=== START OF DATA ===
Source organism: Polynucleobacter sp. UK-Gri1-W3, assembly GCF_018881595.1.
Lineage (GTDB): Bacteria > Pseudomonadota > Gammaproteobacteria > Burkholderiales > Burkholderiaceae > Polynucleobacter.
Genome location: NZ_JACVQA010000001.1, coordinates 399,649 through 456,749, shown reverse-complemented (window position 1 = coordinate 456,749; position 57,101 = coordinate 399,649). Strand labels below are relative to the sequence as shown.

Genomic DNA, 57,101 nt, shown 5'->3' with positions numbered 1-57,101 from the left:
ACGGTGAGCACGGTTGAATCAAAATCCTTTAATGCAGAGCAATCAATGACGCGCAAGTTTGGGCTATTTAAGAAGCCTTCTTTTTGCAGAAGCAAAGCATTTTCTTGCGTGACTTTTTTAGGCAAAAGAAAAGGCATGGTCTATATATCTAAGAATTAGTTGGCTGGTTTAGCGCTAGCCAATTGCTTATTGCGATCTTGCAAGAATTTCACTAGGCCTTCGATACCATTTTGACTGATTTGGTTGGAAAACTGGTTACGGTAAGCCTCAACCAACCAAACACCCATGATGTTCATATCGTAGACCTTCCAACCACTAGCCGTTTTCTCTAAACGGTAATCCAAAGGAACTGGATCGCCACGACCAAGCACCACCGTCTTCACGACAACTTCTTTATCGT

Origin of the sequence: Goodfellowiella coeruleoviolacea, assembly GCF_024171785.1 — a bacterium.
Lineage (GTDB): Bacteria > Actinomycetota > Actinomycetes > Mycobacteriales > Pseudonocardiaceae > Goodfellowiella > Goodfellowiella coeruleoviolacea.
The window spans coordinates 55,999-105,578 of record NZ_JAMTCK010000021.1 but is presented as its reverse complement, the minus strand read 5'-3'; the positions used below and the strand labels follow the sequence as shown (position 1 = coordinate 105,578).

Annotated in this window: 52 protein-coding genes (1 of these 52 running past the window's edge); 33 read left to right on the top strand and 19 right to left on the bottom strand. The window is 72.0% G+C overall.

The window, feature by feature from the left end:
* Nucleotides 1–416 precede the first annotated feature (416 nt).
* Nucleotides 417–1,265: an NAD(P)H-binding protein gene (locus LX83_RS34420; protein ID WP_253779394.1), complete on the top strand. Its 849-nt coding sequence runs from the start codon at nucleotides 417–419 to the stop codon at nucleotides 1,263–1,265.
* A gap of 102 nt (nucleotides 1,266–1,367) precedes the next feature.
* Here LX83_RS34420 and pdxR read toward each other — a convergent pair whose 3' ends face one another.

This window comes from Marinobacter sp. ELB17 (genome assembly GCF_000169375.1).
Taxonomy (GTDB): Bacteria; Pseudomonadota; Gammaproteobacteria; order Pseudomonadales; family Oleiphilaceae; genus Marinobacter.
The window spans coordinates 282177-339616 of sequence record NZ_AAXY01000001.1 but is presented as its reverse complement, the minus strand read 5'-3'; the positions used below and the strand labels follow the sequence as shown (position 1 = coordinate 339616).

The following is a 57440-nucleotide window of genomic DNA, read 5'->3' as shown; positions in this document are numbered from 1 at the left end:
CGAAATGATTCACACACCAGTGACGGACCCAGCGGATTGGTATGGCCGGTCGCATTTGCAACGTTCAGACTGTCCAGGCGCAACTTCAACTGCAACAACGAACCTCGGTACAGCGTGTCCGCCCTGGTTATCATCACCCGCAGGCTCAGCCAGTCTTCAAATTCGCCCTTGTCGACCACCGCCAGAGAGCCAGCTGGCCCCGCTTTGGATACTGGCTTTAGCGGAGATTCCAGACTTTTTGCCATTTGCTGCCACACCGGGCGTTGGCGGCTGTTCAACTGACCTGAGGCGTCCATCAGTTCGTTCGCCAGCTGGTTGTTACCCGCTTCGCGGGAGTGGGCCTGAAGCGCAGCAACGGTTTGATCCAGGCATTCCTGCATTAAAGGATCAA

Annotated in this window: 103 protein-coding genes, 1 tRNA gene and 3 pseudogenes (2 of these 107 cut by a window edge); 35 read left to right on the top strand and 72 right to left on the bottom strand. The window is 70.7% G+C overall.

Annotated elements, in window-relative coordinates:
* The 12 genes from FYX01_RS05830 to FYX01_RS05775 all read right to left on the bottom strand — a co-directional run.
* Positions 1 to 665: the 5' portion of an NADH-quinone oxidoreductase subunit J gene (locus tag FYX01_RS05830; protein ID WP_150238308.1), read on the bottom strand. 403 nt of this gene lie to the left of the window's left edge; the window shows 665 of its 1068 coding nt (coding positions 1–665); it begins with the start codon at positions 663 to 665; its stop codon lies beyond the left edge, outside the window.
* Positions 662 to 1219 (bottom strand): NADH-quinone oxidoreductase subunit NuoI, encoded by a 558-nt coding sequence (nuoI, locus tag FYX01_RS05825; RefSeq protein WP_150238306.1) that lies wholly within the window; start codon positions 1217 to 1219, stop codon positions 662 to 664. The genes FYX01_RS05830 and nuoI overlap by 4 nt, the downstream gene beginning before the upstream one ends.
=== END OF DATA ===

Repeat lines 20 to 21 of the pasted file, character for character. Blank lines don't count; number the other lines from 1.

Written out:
Annotated in this window: 103 protein-coding genes, 1 tRNA gene and 3 pseudogenes (2 of these 107 cut by a window edge); 35 read left to right on the top strand and 72 right to left on the bottom strand. The window is 70.7% G+C overall.

Annotated elements, in window-relative coordinates: